As the rock generation of the 60s and 70s ages, we’re seeing increasing number of deaths at relatively “young” ages based on current average life expectencies.

We can’t write about them all, but this one is special, at least to me.

Greg Lake died yesterday.

BBC reports:

Greg Lake, who fronted both King Crimson and Emerson, Lake and Palmer, has died aged 69.

One of the founding fathers of progressive rock, the British musician is known for songs including In the Court of the Crimson King and his solo hit I Believe in Father Christmas.

He died on Wednesday after “a long and stubborn battle with cancer”, said his manager.

The news comes nine months after Lake’s band-mate Keith Emerson died.

Keyboardist Emerson died of a self-inflicted gunshot wound, coroners in the US said….

Born in Bournemouth, Lake was given his first guitar at the age of 12 and took lessons from a local tutor called Don Strike.

He formed a close friendship with fellow student Robert Fripp, with whom he created King Crimson in 1969….

But within a year, founding member Mike Giles quit and Lake refused to work with the band….

The singer and bassist was then approached by Emerson, who had supported King Crimson on a North American tour and needed a singer for his new band.

Joined by Atomic Rooster drummer Carl Palmer, ELP made their live debut at the Guildhall in Plymouth in 1970 before giving a career-making performance at the Isle of Wight Festival.

Unusually, the band combined heavy rock riffs with a classical influence. They scored hit albums with Pictures at an Exhibition, Trilogy and Brain Salad Surgery – many of them produced by Lake himself.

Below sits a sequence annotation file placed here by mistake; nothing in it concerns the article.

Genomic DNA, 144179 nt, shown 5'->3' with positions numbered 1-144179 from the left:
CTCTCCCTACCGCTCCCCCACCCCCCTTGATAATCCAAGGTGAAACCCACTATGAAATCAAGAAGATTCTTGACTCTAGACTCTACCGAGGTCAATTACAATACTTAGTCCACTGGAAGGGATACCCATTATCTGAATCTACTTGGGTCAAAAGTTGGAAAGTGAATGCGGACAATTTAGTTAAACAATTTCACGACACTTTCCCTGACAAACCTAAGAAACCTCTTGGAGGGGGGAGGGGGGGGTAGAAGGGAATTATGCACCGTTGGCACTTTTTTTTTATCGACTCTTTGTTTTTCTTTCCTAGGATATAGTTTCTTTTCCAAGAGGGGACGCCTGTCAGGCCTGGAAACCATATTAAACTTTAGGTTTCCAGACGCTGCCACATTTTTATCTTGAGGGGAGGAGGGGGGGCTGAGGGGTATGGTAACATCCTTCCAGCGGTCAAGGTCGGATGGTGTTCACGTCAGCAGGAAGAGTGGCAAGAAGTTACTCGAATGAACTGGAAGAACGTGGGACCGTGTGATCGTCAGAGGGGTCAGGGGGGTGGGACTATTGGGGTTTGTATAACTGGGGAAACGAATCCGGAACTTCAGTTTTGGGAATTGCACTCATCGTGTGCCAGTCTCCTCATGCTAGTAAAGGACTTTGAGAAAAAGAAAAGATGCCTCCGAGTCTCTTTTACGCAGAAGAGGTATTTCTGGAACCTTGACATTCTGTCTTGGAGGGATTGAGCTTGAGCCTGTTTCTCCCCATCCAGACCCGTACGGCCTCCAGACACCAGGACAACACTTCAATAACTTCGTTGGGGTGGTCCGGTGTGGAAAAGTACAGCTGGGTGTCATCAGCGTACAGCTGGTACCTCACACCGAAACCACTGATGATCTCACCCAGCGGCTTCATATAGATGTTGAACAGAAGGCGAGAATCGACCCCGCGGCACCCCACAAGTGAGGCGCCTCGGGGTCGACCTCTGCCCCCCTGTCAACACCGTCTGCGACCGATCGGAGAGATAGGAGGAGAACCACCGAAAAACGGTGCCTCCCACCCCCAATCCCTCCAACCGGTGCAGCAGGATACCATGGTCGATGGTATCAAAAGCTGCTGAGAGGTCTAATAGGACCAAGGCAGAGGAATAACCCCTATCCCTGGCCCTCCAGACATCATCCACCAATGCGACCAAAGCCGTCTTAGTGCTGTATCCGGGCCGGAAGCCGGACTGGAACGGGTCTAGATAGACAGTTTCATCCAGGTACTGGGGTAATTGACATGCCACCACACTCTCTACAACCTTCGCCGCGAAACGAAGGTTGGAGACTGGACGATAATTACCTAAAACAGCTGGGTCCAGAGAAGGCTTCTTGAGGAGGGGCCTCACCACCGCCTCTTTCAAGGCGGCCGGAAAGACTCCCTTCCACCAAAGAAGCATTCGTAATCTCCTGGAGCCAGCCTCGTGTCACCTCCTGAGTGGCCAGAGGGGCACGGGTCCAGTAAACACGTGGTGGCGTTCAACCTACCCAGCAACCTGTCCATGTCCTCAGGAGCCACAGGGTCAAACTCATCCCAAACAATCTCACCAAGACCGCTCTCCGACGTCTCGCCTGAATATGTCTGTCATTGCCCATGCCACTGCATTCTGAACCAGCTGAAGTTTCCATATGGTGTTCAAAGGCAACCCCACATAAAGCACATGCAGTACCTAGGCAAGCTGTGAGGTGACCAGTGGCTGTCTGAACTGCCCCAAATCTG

Tarkus, released in 1971, featured an opening track inspired by the fictional Tarkus character – a half-tank, half-armadillo creature that would appear on stage at gigs – that lasted more than 20 minutes.

The band went on to enjoy chart success in 1977 with their version of Aaron Copland’s Fanfare for the Common Man.

ELP’s ambitious light shows and on-stage theatrics were the epitome of ’70s rock excess, and several punk acts cited ELP as one of the bands they were reacting against.

But the band sold more than 48 million records, and Lake continued to be an influential and popular touring musician even after the band wound down in the late 1970s.

Emerson Lake and Palmer, and particularly solos by Lake, have been featured in our Video of the Day series in the sidebar multiple times, most recently in October 2015.

This version of “Still You Turn Me On” I dedicate to my wife each time we run it. Not only is it a great song and rendition, I love the way he is chewing gum while he sings:

I guess you could say I’m a “Lucky Man”:

These simple solos were more to my liking than some of the ELP electric music and shows. From the beginning and to the end, Greg Lake was a master of the love song.